I’m Vaccinated. Now What?
Slowly but surely, New Yorkers are becoming vaccinated against COVID-19. As of March 22, 5.2 million people in the state (26.1% of the state's population) have received one or both doses.
Even if you’ve been vaccinated, Bruce Polsky, MD, says to remain vigilant about safety precautions—especially around people you don’t live with. He explains why.
- Continue to use masks and socially distance. “We don’t know how protective the current vaccines are against variant strains of the virus. It’s still advisable to wear masks and socially distance if you are together.”
- It’s not clear yet whether vaccinated people can still spread the virus to others. Dr. Polsky said a good benchmark for change would be when 75% or more of the US population becomes fully vaccinated—a threshold known as herd immunity. “The aim is to provide enough immunity in the population so that the virus doesn’t have anywhere to go, and ultimately peters out. That’s when we’ll get back to a semblance of normalcy.”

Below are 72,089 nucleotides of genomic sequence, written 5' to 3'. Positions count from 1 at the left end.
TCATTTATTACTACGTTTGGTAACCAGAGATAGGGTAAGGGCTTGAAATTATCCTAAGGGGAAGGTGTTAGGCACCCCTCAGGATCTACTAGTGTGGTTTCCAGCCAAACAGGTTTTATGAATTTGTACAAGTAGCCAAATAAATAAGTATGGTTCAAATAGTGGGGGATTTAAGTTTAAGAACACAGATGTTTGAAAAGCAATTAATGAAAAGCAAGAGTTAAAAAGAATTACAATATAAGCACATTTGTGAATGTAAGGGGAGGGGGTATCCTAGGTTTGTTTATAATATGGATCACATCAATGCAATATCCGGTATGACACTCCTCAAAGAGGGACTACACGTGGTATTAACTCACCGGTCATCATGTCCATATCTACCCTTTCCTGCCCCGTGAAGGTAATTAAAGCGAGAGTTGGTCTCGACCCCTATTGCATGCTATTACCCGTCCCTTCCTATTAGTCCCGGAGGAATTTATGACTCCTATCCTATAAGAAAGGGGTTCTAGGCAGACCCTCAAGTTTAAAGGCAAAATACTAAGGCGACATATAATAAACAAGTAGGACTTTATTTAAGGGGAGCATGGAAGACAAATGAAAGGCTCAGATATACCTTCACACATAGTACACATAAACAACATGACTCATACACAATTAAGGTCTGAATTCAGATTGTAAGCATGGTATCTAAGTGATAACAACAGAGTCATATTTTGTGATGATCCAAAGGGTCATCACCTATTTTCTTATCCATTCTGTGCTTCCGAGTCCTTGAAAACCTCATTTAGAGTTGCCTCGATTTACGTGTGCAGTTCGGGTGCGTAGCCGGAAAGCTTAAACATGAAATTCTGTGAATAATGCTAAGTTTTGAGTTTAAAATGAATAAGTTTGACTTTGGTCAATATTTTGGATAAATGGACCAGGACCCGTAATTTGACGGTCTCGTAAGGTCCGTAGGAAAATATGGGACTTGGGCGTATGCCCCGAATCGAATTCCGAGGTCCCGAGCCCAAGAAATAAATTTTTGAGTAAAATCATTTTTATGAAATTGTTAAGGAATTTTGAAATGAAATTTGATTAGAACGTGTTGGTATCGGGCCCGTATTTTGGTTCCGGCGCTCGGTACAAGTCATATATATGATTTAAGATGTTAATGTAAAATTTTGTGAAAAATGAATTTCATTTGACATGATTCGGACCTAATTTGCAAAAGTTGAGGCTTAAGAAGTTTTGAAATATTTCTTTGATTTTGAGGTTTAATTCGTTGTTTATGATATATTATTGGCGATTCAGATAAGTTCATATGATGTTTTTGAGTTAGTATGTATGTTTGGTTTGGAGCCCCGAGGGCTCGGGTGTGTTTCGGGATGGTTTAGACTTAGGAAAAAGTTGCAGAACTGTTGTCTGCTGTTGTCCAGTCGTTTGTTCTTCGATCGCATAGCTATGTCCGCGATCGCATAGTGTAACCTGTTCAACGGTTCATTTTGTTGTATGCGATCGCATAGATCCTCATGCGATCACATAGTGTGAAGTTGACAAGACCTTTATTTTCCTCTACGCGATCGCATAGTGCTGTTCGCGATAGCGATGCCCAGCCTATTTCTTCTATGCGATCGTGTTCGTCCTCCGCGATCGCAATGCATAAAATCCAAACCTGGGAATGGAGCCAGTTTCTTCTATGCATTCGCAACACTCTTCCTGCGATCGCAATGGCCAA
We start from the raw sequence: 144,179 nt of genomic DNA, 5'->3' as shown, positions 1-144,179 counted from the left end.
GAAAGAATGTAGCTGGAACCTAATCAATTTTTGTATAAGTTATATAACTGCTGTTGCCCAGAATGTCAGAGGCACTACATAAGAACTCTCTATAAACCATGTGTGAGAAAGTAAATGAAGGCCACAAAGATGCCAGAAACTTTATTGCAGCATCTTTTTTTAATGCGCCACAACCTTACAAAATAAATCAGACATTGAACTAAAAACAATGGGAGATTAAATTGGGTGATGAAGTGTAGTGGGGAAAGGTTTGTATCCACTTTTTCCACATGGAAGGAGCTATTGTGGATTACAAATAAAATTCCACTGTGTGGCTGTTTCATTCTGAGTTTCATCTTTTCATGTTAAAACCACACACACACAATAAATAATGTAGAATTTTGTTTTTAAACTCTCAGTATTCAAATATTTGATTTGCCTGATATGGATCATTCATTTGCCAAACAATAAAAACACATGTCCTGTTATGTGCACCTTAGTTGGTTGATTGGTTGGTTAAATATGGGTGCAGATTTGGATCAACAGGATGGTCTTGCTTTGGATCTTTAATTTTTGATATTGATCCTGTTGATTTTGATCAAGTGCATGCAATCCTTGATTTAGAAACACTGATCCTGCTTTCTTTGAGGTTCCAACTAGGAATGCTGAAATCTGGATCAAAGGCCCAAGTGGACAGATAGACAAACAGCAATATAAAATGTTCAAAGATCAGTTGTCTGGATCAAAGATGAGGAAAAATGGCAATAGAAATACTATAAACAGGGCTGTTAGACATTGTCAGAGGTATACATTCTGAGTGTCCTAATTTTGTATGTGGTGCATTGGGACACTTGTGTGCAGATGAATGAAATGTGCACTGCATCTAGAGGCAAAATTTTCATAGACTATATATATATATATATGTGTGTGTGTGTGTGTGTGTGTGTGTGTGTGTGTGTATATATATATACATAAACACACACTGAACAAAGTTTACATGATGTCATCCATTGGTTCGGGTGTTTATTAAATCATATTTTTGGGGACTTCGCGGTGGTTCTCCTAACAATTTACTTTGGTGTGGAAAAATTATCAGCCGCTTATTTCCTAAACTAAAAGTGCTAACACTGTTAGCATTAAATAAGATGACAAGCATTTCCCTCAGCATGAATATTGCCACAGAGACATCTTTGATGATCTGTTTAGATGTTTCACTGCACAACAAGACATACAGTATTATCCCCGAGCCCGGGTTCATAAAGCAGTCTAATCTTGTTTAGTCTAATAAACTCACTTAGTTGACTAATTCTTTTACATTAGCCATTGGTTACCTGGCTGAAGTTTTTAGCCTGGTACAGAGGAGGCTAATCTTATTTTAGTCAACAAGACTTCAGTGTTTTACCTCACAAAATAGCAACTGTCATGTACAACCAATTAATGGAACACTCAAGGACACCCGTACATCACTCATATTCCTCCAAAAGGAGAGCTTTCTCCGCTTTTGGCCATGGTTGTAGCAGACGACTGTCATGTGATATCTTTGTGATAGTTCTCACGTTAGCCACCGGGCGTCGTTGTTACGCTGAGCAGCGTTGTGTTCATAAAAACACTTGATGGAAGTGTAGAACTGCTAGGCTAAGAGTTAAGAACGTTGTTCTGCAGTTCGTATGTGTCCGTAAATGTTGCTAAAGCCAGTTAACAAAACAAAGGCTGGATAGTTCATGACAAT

- You can take Advil or Tylenol to quell reactions from the vaccine: “It’s okay to take anti-inflammatories if you’re uncomfortable from the reactions to the vaccine, which are totally expected after the second doses because it means the immune system is gearing up and doing its job.” What’s not advisable, Dr. Polsky adds, is taking Advil or Tylenol before getting the shot to try preventing side effects.
- Whether or not you’re vaccinated, you can visit stores and salons: “As long as you still observe mask wearing and social distancing, and as long as you’re going to facilities that follow protocols like proper disinfection and number of occupants, it’s okay to do these things.”
To learn more about COVID-19 vaccines, please visit Which COVID-19 Vaccine Should You Get? Any of Them.